Gaston: (as he passes the salt) Please.
                   Lily: Thank you.
                   Gaston: The pepper too?
                   Lily: No thank you.
                   Gaston: You're very welcome, Countess, believe me, before you left
                                 this room I would have told you everything. And let me
                                 say this with love in my heart. Countess, you are a thief.
                                 The wallet of the gentleman in 253, 5, 7, and 9 is in your
                                 possession. I knew it very well when you took it out
                                 of my pocket. In fact, you tickled me. But your embrace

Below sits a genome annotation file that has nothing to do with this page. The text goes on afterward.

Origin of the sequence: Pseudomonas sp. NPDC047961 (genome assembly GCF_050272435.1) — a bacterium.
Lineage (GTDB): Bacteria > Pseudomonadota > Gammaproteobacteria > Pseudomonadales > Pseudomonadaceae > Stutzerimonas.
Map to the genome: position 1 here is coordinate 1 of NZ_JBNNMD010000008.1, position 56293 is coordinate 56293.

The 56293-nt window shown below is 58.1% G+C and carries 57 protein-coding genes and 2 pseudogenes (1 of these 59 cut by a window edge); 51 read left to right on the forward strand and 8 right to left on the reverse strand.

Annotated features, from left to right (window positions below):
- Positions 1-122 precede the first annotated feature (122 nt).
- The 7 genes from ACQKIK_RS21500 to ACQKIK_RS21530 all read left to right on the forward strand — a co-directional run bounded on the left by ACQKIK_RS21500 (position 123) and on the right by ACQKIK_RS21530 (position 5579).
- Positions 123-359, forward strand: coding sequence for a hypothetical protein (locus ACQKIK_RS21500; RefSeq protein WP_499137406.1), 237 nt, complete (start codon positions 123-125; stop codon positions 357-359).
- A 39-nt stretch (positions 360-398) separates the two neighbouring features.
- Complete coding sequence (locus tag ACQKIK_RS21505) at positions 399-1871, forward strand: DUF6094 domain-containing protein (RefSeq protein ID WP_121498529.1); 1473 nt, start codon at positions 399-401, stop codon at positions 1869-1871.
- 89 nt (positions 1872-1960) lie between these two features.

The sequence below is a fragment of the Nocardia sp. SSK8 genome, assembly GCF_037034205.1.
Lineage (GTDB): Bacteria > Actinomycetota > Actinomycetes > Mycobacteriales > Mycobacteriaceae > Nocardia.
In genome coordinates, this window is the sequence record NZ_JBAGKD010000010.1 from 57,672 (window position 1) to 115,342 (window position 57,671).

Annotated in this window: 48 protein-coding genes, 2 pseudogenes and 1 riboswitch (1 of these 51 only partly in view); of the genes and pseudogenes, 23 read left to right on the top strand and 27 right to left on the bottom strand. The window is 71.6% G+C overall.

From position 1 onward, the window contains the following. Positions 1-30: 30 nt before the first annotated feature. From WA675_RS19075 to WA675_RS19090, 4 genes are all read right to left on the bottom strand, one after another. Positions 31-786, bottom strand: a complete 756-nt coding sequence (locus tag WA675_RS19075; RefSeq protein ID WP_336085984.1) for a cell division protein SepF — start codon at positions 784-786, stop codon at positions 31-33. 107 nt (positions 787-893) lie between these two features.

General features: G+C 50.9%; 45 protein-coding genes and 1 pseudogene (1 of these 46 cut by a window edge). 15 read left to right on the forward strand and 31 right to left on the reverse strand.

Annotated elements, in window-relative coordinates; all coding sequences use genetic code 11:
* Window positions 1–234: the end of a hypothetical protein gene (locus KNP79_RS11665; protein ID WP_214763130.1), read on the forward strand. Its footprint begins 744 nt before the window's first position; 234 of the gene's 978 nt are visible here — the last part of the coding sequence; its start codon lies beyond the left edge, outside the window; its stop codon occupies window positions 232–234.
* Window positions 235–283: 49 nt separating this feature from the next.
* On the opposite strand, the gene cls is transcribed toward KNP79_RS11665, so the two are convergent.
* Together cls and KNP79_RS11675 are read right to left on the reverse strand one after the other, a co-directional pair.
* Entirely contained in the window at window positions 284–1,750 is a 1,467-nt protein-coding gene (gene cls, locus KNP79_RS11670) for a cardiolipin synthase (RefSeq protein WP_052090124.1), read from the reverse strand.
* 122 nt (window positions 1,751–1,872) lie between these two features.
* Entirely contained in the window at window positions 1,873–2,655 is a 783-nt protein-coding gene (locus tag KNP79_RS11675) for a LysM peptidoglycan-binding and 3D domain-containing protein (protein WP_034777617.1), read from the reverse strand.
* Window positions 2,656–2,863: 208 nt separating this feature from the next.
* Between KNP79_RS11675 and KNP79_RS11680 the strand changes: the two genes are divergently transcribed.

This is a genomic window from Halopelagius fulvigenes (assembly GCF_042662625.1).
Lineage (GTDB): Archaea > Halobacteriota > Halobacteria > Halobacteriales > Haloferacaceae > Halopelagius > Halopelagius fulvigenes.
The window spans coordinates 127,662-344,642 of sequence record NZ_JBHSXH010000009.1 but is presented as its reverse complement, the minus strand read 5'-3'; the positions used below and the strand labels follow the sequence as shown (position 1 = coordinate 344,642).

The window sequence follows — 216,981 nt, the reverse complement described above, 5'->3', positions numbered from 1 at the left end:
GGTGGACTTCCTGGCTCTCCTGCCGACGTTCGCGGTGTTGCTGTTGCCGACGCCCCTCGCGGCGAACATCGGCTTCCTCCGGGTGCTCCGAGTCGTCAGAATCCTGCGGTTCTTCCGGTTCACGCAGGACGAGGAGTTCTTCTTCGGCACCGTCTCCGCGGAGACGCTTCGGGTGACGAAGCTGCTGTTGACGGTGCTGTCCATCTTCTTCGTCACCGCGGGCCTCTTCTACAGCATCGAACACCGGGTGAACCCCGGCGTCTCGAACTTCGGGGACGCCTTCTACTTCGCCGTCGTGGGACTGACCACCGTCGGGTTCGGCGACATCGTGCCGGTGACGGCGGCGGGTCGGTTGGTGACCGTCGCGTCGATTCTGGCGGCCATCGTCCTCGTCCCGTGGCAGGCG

was so sweet.

 A moment later he stands, pulls the curtains closed, and goes to Lily as if to hug her, but shakes her, instead, like a rag doll, the wallet falling to the floor. As the couple sit down again, it is apparent that whole discussion has been a kind foreplay to sex, and in the next few moments, they fall further in love as each attempts to outdo the other, Gaston pulling her brooch from his pocket, she returning his "reset" pocket watch, he kissing her stolen garter. It is love at first sight. As Gaston summarizes it: "I love you. I loved you the moment I saw you. I'm mad about you. My little shoplifter, My sweet little pickpocket. My darling." The two talented deceivers have fallen in love. Soon after, a hand reaches around the hotel room door to put out a "Do Not Disturb" sign. So the director announces that they are consummating that love.